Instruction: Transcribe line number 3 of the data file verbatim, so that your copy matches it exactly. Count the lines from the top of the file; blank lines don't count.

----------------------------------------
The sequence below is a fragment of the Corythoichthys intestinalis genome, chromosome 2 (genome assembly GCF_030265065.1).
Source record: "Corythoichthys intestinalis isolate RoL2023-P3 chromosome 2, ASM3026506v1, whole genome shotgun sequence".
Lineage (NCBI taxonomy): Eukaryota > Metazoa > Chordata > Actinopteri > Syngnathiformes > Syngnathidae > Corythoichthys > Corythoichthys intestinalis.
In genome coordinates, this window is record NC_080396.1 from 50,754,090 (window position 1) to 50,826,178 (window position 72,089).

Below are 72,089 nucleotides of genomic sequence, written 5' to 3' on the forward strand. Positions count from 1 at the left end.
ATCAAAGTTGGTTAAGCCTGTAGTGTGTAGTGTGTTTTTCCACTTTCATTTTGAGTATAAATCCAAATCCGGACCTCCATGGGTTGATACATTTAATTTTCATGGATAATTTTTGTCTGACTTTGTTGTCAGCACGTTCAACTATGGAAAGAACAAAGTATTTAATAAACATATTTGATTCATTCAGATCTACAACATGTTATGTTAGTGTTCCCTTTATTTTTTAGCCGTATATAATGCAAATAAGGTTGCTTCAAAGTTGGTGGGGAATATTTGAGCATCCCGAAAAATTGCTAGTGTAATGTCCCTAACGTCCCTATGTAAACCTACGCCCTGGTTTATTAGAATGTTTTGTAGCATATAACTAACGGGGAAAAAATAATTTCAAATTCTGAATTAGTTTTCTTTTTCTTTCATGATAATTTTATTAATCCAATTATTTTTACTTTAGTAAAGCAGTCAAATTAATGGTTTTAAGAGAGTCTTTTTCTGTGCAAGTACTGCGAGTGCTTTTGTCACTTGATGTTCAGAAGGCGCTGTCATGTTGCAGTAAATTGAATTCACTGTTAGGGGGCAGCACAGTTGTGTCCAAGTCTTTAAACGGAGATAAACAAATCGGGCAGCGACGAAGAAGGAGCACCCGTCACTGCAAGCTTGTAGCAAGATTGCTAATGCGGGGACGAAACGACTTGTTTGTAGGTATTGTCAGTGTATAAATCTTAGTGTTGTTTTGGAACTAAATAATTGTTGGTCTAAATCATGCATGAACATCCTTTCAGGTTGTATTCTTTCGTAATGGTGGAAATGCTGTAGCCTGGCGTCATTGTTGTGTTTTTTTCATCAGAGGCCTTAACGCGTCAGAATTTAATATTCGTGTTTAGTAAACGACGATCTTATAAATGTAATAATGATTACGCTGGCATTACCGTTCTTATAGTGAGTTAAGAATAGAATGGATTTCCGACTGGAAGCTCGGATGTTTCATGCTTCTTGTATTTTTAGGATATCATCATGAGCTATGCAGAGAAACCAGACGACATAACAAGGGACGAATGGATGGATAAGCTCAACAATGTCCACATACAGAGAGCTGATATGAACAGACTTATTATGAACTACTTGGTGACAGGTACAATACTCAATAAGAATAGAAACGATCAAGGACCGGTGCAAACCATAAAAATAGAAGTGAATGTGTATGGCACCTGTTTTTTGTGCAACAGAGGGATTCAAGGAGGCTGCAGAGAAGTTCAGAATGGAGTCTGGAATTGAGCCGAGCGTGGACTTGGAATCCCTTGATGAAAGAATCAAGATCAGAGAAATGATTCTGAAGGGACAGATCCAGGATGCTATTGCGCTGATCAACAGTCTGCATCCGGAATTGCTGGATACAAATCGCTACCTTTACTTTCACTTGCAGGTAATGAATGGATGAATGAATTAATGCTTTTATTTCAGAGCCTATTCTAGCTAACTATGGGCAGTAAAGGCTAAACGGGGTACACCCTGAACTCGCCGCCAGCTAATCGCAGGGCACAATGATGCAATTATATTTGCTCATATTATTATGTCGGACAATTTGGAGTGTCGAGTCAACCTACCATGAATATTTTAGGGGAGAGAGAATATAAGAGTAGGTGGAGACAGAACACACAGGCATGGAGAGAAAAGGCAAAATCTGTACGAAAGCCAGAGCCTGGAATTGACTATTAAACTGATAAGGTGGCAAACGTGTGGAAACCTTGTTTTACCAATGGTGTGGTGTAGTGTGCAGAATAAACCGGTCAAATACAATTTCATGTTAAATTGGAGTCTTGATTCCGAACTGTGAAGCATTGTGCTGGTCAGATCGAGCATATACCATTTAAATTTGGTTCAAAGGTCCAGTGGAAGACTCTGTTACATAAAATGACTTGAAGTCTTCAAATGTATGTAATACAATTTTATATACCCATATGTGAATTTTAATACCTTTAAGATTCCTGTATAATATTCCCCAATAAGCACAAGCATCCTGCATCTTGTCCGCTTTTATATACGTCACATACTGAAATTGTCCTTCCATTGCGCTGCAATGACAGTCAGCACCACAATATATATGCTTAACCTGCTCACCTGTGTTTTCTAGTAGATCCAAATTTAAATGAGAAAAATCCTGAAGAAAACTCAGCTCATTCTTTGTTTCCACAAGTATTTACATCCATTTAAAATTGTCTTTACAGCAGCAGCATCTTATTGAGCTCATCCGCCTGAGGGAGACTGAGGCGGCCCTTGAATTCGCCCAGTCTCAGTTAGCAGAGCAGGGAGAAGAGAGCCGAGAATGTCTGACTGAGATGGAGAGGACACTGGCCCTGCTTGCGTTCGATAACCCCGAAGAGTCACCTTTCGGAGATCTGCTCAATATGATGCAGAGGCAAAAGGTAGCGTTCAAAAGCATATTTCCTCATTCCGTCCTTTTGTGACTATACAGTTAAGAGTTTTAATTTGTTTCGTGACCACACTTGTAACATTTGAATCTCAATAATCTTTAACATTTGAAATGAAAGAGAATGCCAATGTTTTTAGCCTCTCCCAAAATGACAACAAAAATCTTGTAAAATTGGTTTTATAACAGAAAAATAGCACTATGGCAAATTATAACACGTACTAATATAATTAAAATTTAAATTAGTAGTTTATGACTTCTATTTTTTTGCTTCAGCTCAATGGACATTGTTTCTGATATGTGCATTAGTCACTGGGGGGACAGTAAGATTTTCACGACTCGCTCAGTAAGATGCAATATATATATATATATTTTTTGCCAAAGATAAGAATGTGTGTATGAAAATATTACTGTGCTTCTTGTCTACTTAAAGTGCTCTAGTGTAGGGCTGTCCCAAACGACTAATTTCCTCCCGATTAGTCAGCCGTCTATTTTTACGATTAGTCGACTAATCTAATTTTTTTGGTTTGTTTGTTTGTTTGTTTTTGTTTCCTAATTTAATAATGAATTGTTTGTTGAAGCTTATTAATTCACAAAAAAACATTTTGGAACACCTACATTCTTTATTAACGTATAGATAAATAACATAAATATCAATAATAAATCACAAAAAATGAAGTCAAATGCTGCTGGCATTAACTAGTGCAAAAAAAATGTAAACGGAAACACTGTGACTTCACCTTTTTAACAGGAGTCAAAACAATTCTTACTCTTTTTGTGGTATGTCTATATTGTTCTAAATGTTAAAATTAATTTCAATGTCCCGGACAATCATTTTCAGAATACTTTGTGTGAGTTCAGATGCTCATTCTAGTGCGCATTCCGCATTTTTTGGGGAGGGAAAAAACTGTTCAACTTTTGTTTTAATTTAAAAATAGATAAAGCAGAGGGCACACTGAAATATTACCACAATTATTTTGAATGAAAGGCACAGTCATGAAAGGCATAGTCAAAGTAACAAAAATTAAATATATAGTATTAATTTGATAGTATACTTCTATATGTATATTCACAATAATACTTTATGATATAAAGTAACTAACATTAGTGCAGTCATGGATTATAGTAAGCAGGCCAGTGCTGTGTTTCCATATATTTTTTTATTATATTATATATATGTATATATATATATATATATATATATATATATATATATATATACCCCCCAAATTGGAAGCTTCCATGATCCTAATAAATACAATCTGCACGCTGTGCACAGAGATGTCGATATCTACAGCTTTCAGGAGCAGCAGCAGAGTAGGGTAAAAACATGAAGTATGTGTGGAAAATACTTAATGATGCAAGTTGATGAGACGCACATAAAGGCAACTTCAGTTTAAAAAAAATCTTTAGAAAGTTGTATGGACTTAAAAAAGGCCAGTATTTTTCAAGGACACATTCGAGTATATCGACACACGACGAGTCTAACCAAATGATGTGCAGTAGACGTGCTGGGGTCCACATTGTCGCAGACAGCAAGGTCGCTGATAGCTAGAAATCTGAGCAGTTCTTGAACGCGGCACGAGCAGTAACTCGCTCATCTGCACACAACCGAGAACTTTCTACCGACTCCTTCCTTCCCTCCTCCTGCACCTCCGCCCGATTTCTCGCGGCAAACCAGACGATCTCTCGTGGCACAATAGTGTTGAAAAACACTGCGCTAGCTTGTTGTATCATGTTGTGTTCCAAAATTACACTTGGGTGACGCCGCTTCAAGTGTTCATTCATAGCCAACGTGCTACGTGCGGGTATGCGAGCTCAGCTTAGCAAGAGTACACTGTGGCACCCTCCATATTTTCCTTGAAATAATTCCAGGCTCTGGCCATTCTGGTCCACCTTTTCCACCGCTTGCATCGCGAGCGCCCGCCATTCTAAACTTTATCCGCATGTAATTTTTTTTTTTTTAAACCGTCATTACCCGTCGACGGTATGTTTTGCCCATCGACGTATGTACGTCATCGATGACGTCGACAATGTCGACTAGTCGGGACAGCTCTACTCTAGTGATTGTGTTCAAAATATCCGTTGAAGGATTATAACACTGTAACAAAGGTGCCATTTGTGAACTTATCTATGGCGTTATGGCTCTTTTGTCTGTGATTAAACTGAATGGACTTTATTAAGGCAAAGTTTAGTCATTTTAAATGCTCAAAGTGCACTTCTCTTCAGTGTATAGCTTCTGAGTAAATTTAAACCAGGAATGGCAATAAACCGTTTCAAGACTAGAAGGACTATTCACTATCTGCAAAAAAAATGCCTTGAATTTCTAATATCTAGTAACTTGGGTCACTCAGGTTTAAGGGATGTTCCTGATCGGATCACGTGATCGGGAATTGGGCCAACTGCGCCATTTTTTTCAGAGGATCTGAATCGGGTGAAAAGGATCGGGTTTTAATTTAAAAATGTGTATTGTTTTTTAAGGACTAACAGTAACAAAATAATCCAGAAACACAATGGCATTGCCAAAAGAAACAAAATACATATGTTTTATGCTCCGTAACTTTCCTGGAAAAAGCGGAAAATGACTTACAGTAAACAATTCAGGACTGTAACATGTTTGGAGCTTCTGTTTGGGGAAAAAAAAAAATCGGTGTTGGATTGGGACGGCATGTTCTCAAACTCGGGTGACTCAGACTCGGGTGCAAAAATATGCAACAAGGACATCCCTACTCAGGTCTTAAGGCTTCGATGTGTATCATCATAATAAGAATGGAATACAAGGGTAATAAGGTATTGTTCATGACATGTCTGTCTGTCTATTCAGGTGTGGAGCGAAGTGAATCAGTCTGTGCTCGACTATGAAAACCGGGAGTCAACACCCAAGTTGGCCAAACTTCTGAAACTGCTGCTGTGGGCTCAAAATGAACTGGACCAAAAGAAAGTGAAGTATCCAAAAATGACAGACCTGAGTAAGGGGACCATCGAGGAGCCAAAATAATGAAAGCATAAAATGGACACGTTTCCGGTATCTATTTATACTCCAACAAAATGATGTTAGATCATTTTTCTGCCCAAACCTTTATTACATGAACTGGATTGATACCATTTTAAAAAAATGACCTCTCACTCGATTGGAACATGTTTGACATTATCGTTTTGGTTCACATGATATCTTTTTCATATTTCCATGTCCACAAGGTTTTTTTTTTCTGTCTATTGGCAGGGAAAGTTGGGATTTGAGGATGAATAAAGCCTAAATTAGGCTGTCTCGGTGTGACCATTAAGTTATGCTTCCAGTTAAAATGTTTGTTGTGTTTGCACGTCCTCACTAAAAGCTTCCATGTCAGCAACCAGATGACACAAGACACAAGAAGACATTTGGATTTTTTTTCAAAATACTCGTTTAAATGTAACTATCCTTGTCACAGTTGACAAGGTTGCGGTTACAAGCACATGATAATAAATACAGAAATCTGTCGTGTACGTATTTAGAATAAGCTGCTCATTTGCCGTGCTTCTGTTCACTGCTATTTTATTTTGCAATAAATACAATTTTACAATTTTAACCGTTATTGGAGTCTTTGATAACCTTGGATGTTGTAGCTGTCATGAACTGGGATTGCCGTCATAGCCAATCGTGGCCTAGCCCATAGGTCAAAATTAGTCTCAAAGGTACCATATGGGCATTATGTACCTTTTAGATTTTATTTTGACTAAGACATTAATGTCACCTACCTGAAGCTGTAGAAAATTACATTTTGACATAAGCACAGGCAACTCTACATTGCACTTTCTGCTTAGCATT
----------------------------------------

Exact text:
Lineage (NCBI taxonomy): Eukaryota > Metazoa > Chordata > Actinopteri > Syngnathiformes > Syngnathidae > Corythoichthys > Corythoichthys intestinalis.